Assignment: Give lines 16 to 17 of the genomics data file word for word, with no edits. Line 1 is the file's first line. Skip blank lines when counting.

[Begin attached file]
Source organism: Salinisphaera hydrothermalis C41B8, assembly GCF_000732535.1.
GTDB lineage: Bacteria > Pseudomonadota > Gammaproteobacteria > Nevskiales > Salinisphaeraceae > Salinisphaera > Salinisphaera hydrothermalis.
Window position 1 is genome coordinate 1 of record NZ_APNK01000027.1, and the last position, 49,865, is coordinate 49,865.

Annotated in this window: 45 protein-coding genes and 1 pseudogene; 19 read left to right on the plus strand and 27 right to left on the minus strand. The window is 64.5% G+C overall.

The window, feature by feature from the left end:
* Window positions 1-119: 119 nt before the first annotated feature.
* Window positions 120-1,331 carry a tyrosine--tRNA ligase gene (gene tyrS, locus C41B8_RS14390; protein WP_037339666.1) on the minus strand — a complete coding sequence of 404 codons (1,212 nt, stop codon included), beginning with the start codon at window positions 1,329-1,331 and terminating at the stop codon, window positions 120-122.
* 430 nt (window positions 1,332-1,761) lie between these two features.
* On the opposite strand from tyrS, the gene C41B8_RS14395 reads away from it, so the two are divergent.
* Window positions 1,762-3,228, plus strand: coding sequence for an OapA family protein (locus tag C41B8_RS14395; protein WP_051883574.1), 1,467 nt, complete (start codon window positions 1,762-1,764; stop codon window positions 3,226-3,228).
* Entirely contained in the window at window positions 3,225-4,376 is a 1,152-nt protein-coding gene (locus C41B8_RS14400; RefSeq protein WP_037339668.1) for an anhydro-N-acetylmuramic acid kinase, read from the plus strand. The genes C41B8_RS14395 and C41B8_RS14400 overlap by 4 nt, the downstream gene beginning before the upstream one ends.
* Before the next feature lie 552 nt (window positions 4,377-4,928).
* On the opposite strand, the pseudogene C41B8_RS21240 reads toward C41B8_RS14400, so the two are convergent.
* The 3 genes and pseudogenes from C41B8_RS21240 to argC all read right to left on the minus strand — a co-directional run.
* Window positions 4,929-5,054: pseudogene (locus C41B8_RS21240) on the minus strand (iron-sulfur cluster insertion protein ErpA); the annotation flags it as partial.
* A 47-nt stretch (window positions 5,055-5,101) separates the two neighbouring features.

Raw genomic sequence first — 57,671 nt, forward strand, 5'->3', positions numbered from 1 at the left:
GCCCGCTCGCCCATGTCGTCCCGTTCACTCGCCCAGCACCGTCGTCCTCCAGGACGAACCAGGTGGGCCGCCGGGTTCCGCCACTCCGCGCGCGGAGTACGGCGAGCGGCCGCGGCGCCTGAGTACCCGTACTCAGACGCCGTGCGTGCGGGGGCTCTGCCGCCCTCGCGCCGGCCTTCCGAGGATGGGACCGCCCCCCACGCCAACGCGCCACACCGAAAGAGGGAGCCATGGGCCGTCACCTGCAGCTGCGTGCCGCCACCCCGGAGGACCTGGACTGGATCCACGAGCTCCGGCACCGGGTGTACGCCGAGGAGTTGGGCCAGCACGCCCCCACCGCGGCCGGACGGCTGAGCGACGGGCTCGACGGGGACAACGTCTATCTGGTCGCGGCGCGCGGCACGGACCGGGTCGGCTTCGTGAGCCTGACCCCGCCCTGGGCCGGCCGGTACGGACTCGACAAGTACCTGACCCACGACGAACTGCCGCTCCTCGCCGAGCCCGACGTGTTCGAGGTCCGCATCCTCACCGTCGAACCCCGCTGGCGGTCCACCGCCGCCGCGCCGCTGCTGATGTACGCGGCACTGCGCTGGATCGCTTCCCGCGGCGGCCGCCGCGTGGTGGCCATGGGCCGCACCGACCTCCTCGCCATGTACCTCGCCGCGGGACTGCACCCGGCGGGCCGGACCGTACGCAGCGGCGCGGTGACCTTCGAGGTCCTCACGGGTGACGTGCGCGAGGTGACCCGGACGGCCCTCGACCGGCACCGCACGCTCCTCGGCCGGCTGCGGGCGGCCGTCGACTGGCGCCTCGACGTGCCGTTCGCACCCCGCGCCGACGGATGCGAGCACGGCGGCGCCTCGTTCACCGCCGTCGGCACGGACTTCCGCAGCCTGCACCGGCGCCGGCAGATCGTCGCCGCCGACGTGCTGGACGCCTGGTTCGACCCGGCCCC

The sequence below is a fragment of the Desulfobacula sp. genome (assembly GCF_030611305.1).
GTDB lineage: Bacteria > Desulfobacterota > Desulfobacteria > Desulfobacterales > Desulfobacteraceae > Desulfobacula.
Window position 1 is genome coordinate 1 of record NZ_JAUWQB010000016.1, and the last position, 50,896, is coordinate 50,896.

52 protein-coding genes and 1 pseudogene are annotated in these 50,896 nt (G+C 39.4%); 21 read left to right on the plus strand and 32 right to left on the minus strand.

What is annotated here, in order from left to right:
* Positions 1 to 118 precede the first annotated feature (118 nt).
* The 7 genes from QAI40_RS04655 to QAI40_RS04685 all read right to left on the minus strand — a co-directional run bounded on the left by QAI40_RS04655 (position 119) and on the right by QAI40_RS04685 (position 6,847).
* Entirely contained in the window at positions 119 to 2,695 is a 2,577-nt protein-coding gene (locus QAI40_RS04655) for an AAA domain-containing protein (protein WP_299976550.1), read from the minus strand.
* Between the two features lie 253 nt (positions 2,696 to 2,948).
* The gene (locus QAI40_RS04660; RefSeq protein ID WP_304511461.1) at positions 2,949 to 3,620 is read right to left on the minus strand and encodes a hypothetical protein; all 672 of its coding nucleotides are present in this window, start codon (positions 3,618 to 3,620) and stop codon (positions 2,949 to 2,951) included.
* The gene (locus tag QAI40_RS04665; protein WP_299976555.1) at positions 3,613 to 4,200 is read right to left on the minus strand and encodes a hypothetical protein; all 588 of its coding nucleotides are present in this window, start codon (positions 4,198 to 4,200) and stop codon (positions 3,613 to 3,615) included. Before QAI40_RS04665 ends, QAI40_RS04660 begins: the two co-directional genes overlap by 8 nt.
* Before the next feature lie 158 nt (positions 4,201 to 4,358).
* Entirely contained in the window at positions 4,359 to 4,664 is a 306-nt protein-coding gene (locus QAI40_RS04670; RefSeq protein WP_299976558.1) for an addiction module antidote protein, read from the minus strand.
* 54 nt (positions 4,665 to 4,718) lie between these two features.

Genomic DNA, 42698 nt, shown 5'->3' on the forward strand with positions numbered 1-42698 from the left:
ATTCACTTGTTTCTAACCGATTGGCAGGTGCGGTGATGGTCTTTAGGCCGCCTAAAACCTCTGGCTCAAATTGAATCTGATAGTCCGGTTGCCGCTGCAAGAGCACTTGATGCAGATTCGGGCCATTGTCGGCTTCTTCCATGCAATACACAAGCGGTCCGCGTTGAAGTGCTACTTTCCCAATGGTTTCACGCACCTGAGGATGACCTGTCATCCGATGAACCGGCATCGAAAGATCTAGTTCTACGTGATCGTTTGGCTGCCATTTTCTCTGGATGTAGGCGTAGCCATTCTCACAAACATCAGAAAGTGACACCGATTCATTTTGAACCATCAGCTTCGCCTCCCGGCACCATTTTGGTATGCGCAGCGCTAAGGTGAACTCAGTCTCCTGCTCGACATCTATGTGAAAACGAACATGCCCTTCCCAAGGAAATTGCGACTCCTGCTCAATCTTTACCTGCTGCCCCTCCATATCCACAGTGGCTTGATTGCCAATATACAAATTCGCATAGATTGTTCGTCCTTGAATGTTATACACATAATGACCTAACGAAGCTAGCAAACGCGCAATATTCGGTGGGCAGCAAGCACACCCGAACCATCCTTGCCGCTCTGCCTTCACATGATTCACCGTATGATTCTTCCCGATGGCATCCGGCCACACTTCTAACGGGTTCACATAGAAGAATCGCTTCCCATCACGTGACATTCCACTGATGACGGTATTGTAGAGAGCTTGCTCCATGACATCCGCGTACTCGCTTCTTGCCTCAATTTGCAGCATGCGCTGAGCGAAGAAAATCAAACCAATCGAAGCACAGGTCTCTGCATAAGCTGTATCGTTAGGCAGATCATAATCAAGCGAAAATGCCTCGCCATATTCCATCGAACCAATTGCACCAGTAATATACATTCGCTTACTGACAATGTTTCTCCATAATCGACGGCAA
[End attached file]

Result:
* A 47-nt stretch (window positions 5,055-5,101) separates the two neighbouring features.

Raw genomic sequence first — 57,671 nt, forward strand, 5'->3', positions numbered from 1 at the left: